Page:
Thursday, July 2, 1947
Our Army and Navy Boys
Kenneth P. Forren, son of Mr. and Mrs. G. T. Forren, of Seebert, now serving his country in Japan, has been promoted to T-4. He is a radio operator and has passed all his tests.
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Elmer C. Arbogast, son of Mr. and Mrs. Martin Arbogast, of Bartow, was promoted June 1 from private to private first class, while stationed with the famous 1st Cavalry Division’s 8th Engineer Squadron at Camp Drake, Tokyo, Japan.
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Raymond V. Geiger M 1-c., Mrs. Geiger and sons, Raymond and Gene, have returned to their home in Pensacola, Florida, after a month’s leave spent with his mother and other relatives here. Mr. Geiger spent eight years in the Navy as a Metalsmith 1st Class.
Mill Point News
Our good friend, Miss Anna Wallace, has well recovered from her recent illness and was a guest of Walter Mason at the Marlinton Airport recently. Mr. Mason took Miss Anna for an extensive ride in his plane over the whole of Pocahontas County.
Winters Hefner is taking over the General Store and Post Office here.
R. L. Auldridge is starting off his well earned retirement from the Post Office with extensive alterations and construction on his home.
Mrs. Ota Hefner and son were guests of Miss Anna Wallace last Sunday.
The good residents along Stamping Creek look forward to the construction of a power line soon.
Mr. and Mrs. Fenstermaker, Miss Edith L. Hill, Attorney at Law, and Miss Verdie Hill, Registered Pharmacist, of Tipton, Iowa, were here last week. They were touring the East, and stopped off a day or two in the Greenbrier Valley for a short check-up on the Hill, McClung, McNeel, Mathews and other ancestral families. The Misses Hill are great-granddaughters of Richard and Nancy McNeel Hill; their grandparents were Isaac and Jennie Edmiston Hill; their father, Richard Hill, who with his widowed mother, went to Iowa just about a century ago. He was born at the Peek place near Lobelia, now owned by Clifford Hill. Isaac Hill was killed by a falling tree a little more than a century ago.
A farmer friend said to write something about “snake spit,” as it was unusually plentiful this year. So plentiful, in fact, it seemed to be doing damage to plants, particularly to clover. Of course I have seen white frothy spit wads sticking around on plants, but it is humbling to confess ignorance of “snake spit.” I didn’t know it is coughed up by frog hoppers or spittle insects to nurse their babies in. These are broad, squat hopping creatures whose young live in the masses of white froth, sucking the sap of plants. The spittle is expelled from the mouth of the insect and then beaten up into a froth by whisking about of the body. It is a strictly gelatinous substance. What good it is to the young insect is not known. Maybe it is protection against drying out. It is said to harden into a protective shell when the insect molts. Look up the spittle bug under the family name of cercopid.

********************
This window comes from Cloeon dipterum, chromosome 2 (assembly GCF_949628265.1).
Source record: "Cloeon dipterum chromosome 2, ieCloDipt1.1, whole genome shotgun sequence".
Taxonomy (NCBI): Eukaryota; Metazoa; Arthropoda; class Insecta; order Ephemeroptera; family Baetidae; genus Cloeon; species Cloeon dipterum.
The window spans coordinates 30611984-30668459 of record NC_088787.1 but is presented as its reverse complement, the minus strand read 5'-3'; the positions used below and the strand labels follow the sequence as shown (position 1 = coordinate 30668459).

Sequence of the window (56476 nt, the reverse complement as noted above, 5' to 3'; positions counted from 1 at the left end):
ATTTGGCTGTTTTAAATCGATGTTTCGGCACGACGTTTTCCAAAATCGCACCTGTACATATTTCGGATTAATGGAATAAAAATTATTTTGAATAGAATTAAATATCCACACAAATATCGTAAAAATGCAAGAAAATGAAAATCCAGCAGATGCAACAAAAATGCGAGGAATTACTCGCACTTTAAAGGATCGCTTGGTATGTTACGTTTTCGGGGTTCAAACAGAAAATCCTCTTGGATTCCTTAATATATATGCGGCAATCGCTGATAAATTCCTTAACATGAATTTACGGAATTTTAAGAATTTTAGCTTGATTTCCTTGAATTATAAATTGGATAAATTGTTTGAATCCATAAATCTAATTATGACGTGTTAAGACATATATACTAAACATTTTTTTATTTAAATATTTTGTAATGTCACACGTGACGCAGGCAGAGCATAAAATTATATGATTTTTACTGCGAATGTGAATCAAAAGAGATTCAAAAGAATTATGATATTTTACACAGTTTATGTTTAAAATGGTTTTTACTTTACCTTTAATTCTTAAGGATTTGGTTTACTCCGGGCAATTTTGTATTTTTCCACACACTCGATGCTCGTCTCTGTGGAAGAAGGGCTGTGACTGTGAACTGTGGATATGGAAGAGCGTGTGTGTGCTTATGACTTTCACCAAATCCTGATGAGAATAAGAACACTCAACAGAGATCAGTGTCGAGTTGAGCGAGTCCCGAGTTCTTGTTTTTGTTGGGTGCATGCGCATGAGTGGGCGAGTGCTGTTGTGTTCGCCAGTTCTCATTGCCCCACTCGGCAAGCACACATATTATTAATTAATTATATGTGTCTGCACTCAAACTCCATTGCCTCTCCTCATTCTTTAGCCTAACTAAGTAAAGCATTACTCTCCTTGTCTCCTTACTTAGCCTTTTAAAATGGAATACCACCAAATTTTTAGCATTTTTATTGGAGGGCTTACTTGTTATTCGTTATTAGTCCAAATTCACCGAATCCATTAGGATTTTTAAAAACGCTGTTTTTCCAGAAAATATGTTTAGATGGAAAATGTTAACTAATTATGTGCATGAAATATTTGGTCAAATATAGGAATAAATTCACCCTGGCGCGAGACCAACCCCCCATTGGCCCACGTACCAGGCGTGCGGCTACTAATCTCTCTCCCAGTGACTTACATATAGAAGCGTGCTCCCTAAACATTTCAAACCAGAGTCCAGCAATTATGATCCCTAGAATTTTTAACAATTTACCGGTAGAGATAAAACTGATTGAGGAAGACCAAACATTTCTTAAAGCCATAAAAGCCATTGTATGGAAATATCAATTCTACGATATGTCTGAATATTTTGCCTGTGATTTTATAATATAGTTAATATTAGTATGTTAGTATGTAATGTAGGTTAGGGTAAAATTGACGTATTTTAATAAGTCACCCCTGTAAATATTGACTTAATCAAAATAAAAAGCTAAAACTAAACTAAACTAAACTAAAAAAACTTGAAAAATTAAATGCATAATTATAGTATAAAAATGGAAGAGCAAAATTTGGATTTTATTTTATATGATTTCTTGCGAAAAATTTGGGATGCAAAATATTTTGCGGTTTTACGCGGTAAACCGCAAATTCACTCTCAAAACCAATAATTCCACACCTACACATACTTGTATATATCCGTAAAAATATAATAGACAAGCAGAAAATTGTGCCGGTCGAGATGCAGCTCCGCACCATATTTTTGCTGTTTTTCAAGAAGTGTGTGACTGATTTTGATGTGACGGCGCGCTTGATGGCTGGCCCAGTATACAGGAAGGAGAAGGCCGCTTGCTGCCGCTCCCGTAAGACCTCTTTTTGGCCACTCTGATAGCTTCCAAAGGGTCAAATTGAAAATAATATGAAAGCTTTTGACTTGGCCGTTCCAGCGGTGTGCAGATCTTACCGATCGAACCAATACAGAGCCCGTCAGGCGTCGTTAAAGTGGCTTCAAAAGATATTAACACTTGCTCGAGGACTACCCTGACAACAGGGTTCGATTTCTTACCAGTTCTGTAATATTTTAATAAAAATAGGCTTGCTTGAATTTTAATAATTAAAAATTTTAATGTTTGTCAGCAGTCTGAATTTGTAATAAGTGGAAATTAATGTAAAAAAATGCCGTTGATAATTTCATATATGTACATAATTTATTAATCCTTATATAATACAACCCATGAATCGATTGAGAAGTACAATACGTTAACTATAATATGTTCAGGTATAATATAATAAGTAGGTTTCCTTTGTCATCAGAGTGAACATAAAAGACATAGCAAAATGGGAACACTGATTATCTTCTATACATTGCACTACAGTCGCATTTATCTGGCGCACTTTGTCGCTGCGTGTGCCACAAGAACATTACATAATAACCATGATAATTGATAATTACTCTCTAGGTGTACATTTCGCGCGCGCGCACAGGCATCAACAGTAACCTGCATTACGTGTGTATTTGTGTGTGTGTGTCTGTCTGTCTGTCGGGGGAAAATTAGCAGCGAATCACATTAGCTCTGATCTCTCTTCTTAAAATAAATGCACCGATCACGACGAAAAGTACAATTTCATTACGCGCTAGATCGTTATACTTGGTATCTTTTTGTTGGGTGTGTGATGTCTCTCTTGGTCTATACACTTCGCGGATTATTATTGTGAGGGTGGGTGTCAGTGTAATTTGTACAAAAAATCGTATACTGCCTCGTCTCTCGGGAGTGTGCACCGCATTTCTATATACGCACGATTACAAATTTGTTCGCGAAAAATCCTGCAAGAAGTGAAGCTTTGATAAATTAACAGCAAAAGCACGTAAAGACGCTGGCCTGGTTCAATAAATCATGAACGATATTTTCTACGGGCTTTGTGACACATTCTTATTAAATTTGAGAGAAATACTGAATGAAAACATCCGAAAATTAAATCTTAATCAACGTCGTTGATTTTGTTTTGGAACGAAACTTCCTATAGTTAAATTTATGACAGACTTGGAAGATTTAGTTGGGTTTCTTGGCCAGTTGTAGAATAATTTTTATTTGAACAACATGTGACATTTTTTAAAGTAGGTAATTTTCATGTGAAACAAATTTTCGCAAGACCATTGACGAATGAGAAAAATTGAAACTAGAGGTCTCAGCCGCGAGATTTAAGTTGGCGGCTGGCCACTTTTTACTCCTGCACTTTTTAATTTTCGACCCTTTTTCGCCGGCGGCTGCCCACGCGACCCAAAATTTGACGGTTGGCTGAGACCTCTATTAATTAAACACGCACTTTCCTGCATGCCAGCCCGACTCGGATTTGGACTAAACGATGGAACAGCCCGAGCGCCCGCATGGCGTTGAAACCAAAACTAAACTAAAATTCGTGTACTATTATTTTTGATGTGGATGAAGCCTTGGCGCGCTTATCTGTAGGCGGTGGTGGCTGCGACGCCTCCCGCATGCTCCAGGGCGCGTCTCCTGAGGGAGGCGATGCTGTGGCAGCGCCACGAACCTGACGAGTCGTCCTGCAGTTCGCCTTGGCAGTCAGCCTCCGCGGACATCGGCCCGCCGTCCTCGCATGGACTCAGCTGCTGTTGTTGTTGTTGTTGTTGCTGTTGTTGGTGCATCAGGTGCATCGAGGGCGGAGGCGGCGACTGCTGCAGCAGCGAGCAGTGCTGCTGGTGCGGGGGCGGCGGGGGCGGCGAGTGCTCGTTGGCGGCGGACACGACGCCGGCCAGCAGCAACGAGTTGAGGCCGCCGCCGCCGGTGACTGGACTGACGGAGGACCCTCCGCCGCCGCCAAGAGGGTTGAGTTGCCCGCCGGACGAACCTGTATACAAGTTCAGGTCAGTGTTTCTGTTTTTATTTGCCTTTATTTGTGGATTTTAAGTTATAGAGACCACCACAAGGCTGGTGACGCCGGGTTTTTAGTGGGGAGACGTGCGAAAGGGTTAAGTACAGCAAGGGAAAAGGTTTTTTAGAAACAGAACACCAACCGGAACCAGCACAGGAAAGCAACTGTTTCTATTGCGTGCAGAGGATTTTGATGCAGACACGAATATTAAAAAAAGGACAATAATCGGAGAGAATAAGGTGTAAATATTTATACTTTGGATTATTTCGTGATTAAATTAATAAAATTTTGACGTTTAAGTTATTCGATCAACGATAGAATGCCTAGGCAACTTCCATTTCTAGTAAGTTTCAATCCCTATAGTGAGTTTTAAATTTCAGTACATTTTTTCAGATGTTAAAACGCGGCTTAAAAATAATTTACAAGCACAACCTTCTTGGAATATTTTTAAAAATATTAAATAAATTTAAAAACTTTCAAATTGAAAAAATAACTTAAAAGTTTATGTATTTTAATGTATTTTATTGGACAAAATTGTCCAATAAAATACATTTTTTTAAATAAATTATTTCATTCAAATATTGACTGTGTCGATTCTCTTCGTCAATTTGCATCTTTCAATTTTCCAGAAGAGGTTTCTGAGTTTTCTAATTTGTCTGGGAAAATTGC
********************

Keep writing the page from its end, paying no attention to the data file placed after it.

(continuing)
Just about when I was ready to say it looked like peace and safety as regards panthers on the loose here on the upper Greenbrier, a couple of big varmints break loose up Clover Creek way, a screaming around the mountain and killing sheep and pigs. They have been especially hard on pigs belonging to O. W. Barnett, at the John R. Poage place.
The report comes of the killing of a big rattlesnake on Thorny Creek Mountain. The unusual thing about this snake was that he had swallowed a number of wild turkey eggs.
The Presbyterian Church in Marlinton was the scene of the wedding Friday evening, June 27, 1947, of Miss Mary Jeannette Bussard and Mr. Albert Sydney Moore, Jr., son of Mr. and Mrs. A. S. Moore, of Marlinton. The bride is the daughter of Mrs. Clyde Given Bussard, of Washington, D. C. and the late Mr. Bussard.
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Miss Helen Fox, of Michigantown, Indiana, became the bride of Denver Sizemore, son of Mr. and Mrs. R. L. Sizemore, of Hillsboro, on June 10, 1947, at 8 p.m. in the Church of Christ in Michigantown…
Born to Mr. and Mrs. Jack Bostic, of Marlinton, a daughter, named Carolyn Elizabeth.
Born to Mr. and Mrs. Blaine Ervine, of Cloverlick, a daughter, named Mildred Elaine.
Born to Mr. and Mrs. Lloyd Cassell, of Cass, a son, named Lloyd Bryant Cassell.
Hubert Grimes, aged 54 years, died Wednesday, June 25, 1947, from injuries he received the day before. He was caught by a log while working in the woods on the head of Little Back Creek near Paddy’s Knob. On Friday, the funeral service was held from the home at Frost with burial in the cemetery at Poage Lane. The deceased was a son of Mr. and Mrs. Ulysses Grimes…
Ratie Ann Pruit Jordan, aged 79 years, widow of the late H. A. Jordan, died at her home at Mace Wednesday, June 25, 1947… On Friday afternoon, the funeral service was held from the home… Her body was laid in the family plot in Mountain View Cemetery beside the grave of her son, Jay, who died some months ago.
Clyde Ernest Denison, aged 62 years, died at his home in Paw Paw June 25, 1947… On Sunday afternoon, the funeral service was held from Marlinton Presbyterian church, of which he had long been a member… Interment in the family plot in Mountain View Cemetery with Masonic honors.
Rev. Newman R. May, aged 68 years, recently of Marlinton, died June 25, 1947, at the home of his daughter, Mrs. Stanley Curry, at Port Richmond, Virginia… He was a son of the late Samuel and Alice May… Funeral service was held from the Brice Baptist Church at Anthony, with interment in the church cemetery.